Based on revenues, the biggest companies are those that offer the full range (from luxury to mass market) of automobiles. It is true that BMW and Daimler make the top ten list, but they sell far more than just luxury cars. In valuing Tesla Motors Inc (NASDAQ:TSLA), I am going to assume (and I am sure that some of you will disagree) that success will bring them revenues close to those delivered by a company like Audi ($64 billion). While it is conceivable that Tesla’s revenues could approach those of the auto giants ($100 billion plus), I think the revenue growth required to get to those levels would be incompatible with the high operating margins that I will be assuming for Tesla. Assuming that Tesla stays making just electric cars, this forecast is an optimistic one, insofar as it assumes a rapid expansion in the electric car portion of the automobile market.


The second piece of the puzzle in Tesla becoming a valuable company is that it has to become profitable. Based on the reported loss of $216.72 million over the last twelve months, the pre-tax operating margin for the company is -16.31%. It is true that this paints too dire a picture of the company because the company did spend $306 million in R&D over the same twelve month period. Assuming a three-year lag, on average, between R&D expenditures and commercial payoff, and capitalizing R&D does reduce the operating loss to about -$21.86 million (resulting in an after-tax operating margin of -1.64%).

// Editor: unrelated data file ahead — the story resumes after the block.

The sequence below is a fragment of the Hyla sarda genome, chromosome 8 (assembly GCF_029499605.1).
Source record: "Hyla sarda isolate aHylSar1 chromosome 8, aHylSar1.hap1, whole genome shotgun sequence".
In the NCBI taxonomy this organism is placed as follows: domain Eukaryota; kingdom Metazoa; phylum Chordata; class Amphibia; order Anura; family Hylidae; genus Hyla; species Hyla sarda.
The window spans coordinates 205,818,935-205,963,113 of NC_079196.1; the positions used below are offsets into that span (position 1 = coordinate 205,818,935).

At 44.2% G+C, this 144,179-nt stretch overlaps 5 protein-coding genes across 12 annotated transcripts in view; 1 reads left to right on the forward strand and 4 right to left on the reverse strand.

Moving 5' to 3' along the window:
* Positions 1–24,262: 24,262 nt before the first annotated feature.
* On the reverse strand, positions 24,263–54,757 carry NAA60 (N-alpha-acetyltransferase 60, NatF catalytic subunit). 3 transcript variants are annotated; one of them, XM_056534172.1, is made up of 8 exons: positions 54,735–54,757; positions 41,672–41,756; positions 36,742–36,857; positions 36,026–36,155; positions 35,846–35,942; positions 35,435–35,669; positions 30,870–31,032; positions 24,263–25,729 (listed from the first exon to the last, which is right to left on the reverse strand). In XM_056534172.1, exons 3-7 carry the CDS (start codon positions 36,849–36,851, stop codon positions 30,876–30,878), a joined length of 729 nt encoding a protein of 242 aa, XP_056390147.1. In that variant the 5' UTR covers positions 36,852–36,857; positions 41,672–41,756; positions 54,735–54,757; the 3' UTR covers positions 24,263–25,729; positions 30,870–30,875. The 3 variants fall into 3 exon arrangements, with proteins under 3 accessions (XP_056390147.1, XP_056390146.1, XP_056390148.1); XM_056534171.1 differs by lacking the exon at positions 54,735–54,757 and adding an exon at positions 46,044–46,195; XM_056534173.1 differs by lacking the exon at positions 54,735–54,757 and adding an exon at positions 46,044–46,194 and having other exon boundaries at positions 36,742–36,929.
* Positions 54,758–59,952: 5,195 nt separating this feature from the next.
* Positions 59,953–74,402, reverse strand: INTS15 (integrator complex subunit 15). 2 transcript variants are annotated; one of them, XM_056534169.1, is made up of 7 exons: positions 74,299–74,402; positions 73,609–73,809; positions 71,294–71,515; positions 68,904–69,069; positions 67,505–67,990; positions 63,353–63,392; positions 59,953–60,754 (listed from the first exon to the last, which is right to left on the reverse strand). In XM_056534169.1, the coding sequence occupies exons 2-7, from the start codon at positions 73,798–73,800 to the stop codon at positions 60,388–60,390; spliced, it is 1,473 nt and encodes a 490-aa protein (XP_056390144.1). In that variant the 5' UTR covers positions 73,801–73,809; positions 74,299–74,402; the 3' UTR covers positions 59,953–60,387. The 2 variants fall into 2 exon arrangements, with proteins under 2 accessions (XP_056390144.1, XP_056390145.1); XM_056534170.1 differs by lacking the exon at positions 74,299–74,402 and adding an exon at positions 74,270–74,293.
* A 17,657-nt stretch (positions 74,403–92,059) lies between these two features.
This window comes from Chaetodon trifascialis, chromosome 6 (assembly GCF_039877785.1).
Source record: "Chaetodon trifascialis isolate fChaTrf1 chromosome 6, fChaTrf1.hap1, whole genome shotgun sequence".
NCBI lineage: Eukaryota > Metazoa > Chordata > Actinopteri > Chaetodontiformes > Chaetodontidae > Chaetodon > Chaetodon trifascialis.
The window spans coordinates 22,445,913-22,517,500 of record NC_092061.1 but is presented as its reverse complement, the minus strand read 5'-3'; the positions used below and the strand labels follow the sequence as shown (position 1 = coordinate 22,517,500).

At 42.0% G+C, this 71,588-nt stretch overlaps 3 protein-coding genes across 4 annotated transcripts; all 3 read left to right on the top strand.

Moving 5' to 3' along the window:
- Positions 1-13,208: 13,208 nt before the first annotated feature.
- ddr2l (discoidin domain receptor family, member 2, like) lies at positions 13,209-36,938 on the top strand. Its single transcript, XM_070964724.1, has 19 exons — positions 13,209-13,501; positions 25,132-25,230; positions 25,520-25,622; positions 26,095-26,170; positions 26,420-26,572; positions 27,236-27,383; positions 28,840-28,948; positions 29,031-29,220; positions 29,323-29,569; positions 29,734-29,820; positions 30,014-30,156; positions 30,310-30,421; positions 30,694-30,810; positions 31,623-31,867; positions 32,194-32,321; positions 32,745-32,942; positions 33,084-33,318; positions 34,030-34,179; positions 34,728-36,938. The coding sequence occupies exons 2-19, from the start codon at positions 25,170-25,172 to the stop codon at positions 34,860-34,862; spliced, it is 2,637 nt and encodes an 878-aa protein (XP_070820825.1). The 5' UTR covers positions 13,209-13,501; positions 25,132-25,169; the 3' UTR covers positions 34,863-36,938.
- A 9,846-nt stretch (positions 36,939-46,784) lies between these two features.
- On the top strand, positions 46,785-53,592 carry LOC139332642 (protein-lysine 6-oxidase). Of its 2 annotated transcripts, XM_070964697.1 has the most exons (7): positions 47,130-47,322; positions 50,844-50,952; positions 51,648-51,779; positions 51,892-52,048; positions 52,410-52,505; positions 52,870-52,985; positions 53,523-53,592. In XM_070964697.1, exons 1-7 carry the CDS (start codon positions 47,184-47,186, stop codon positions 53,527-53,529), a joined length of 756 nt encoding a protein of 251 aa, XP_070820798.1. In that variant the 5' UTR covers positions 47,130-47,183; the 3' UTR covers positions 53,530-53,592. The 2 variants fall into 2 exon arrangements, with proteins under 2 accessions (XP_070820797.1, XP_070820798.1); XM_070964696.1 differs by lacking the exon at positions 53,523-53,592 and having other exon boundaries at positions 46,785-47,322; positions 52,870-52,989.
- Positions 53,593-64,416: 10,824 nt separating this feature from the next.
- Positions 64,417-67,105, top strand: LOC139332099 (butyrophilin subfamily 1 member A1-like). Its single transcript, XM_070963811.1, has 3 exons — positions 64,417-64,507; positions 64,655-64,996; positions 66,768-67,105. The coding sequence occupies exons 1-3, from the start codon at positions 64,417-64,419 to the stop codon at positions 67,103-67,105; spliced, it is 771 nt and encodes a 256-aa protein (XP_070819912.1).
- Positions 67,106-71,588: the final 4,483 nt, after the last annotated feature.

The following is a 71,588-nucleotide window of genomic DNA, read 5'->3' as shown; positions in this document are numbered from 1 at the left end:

To get a sense of what the Tesla Motors Inc (NASDAQ:TSLA)’s operating margin will be, assuming it makes it as a successful company, I estimated the pre-tax operating margins of all publicly traded automobile companies globally, dividing the operating income from the most recent 12 months by the revenues over that period for each company. Since automobile companies have volatile earnings, I also computed a normalized pre-ta operating margin for each company by looking at the aggregate operating income over the last decade, as a percentage of aggregate revenues over that period. The distribution of the both measures of operating margin (the 2013 value and the average from 2003-2012) is shown below:

Note that the sector has low pre-tax operating margins, with the median value of less than 5%. Companies at the 75% percentile generate margins of between 7.5% and 8.5% and there are a few companies that generate double digit margins.  One of the outliers is Porsche which reported a pre-tax operating margin of close to 16% in 2013, though its ten-year aggregate margin is closer to 10%. You can download the dataset that includes the key numbers for all auto companies by clicking here.

For Tesla, we will assume that its focus will continue to be on high-end automobiles and that is margins will converge towards the higher end of the spectrum. In fact, I am assuming that the technological and innovative component that sets Tesla Motors Inc (NASDAQ:TSLA) apart will allow it to deliver a pre-tax operating margin of 12.50% in steady state, putting it in the 95th percentile of auto companies (and closer to the margin for technology companies). I will assume that the margin improvements occur over time, with the biggest  improvements happening in the near years. The figure below captures the forecasted operating income and margin, by year, in my valuation of Tesla: